Food is one thing; food culture is another. Ravioli is food; crispy elk ravioli is an object of food culture. It's kind of like the difference between the charcoal drawing of my daughter I paid $10 for at Disneyland in 1991, on the one hand, and Goya's portrait of the Marquis of Sofraga that I paid $10 to see at the San Diego Museum of Art, on the other. I love that portrait of my daughter and I get to keep it in my own house, as I do the can of Chef Boyardee ravioli in my pantry. For Goya, and for anything with elk in it, I have to go somewhere else.
Fortunately for me, the Tractor Room is across the street from my house at the corner of Fifth Avenue and Pennsylvania in Hillcrest. The Tractor Room is the newest venture by Andy Beardslee and Johnny Rivera of Hash House a Go Go fame and I have awaited its opening eagerly since the closure of Rice Jones, a fantastic Vietnamese place that previously occupied the space. I have heard rumors that Beardslee and Rivera sunk a cool quarter-million bucks into the remodel, and, if so, it shows. The décor is rich and inviting, a perfect blend of warm comfort and smooth semi-sophistication in which to pass a winter's night, and the cast-iron serving dishes really bring it home.
I have been there twice, the first time with a date and the second time flying solo. Both times I have been greeted heartily by a host who knows how to welcome guests. Both times I have also enjoyed outstanding service by friendly waitstaff who aren't in a rush but don't make you wait, either. That's nice.
If you plan an outing to the Tractor Room, dress for it. Don't come sloppy. Ladies, you might even want to get your hair did. You might also want to bring your credit card because it's just a tad bit on the pricey end. It's appropriately priced for what it is, but you can't just blow in with a $20 bill and expect it to stretch.
Focusing, as it does, on offering "signature cocktails" (that's "expensive drinks" to you and me) and upscale late-night dining to the downtowny set, there is no way to avoid telling the truth-by neighborhood standards, the Tractor Room's snoot factor is rather high. That doesn't bother me. I drink Maker's Mark on the rocks and slouch in my seat no matter where I go. But if you're easily put off by men in creased tan Dockers, crisp oxford cloth button-downs and deck shoes, with fresh haircuts and signs of recent manscaping plodding through a date with French-manicured girl toys in little black dresses, strappy footwear with unreasonable heels and a fur wrap, sporting voluminous updos and bespangled with bling, who make excuses to take phone calls from a girlfriend while picking delicately at a salad, well, the Tractor Room might not be for you.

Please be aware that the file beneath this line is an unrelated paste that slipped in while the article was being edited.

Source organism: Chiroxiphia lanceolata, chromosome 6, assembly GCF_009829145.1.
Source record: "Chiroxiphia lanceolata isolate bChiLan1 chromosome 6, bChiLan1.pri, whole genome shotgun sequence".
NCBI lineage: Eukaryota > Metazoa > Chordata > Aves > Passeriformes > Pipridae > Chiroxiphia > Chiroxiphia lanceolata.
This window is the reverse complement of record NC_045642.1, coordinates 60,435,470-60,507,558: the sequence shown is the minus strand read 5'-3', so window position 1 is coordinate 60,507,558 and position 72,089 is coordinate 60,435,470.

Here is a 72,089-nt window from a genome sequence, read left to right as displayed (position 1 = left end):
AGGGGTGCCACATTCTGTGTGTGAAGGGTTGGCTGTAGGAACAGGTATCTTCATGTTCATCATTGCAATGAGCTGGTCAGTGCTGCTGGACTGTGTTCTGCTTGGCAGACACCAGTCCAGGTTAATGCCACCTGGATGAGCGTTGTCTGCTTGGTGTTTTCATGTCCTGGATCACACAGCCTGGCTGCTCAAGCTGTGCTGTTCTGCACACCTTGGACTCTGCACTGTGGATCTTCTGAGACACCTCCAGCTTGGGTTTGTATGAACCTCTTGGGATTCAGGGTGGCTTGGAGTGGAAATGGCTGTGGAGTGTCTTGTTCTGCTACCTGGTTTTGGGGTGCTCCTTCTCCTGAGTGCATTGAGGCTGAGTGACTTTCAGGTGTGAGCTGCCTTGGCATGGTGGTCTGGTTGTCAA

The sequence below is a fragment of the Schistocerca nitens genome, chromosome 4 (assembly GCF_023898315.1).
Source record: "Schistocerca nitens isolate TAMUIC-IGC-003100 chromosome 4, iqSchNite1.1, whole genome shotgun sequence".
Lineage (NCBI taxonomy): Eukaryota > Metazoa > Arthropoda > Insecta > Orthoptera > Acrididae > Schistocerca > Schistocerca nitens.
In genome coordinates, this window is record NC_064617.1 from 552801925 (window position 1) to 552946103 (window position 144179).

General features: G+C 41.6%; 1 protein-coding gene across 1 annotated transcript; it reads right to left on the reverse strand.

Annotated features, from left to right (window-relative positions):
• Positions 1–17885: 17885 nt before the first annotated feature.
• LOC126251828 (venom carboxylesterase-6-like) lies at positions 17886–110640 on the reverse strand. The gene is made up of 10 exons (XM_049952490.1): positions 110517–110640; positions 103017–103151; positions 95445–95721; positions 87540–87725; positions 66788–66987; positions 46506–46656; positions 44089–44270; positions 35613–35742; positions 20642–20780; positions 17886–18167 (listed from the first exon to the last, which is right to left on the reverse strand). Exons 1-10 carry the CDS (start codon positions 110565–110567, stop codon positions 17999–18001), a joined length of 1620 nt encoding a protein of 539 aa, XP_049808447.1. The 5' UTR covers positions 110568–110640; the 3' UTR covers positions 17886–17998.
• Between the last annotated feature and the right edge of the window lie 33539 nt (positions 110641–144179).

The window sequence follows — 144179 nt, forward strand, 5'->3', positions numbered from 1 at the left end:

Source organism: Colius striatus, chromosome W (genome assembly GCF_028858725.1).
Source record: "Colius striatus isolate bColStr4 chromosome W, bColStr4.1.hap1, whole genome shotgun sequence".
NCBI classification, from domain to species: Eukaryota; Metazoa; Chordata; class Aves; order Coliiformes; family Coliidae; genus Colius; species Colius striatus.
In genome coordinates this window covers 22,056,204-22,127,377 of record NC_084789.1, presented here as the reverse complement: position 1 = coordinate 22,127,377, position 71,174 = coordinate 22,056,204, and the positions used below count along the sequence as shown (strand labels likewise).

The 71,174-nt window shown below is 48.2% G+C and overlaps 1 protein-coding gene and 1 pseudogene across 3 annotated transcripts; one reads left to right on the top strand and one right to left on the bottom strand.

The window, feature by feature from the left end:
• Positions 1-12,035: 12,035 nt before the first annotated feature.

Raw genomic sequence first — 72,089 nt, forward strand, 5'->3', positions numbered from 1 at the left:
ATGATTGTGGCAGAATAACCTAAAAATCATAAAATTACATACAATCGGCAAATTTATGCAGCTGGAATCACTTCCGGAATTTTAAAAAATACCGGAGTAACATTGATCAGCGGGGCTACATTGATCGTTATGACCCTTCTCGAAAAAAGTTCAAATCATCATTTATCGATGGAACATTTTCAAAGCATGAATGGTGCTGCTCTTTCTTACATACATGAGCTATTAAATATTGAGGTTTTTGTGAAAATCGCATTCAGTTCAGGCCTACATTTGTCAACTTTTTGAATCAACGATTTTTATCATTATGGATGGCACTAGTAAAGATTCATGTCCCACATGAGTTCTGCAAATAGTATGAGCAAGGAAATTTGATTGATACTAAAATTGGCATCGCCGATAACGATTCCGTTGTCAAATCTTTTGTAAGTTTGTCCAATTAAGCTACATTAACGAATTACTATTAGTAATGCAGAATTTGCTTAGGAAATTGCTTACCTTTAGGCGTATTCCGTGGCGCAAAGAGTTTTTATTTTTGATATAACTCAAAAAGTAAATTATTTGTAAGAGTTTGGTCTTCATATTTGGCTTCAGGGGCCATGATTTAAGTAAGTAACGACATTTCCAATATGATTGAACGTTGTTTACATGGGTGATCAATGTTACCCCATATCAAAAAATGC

What is for you, and should be for all of us, is really good food. I mentioned the elk ravioli, so let me rhapsodize befittingly about flour noodles and large dead ruminants. Oh my God, was that some good food! I could eat the Tractor Room's crispy elk ravioli exclusively for the next month and not regret it. The pasta casing was substantial without being heavy and the filling was wild without being gamey. It was outstanding.
The Tractor Room staple is the cornbread. I grew up in a house where an iron skillet of cornbread sat on the stove quite literally all the time, so I know what I'm talking about on this one. The cornbread is good. For almost everyone but me, I'm sure it's very good. You get a lot of it, it's moist and flaky with a nice golden-brown glaze on top and it goes well with just about anything. To me, and this is just me, it's a touch too sweet. I liked it nonetheless. What I really liked was the navy bean and duck soup. Now that makes you feel just right. That and some cornbread and you're just right for a long time.
I would love to opine about other things on the menu, things that include wild boar, venison and more run-of-the-mill dead critters like chickens and what have you, but I can't remember everything they serve and because, as my server was forced to tell me uncomfortably by one of the Tractor Room's owners, they haven't a copy of a menu to spare, not even to loan, as they have just opened and they have only "a limited supply." I told you the snoot factor was a bit high.
Here it is in a nutshell-don't plan on making it a hang out. It's not that kind of place and doesn't purport to be. It's a place to take a date, to show off, to eat some really good food and spend money conspicuously. You need to do that every once in a while, and if you can do so without having to go to the Gaslamp, well, why wouldn't you? Check it out. Tell me I'm wrong.
The Tractor Room opens at 5:30 Wednesday through Sunday for dinner, and at 9 a.m. Saturday and Sunday for brunch.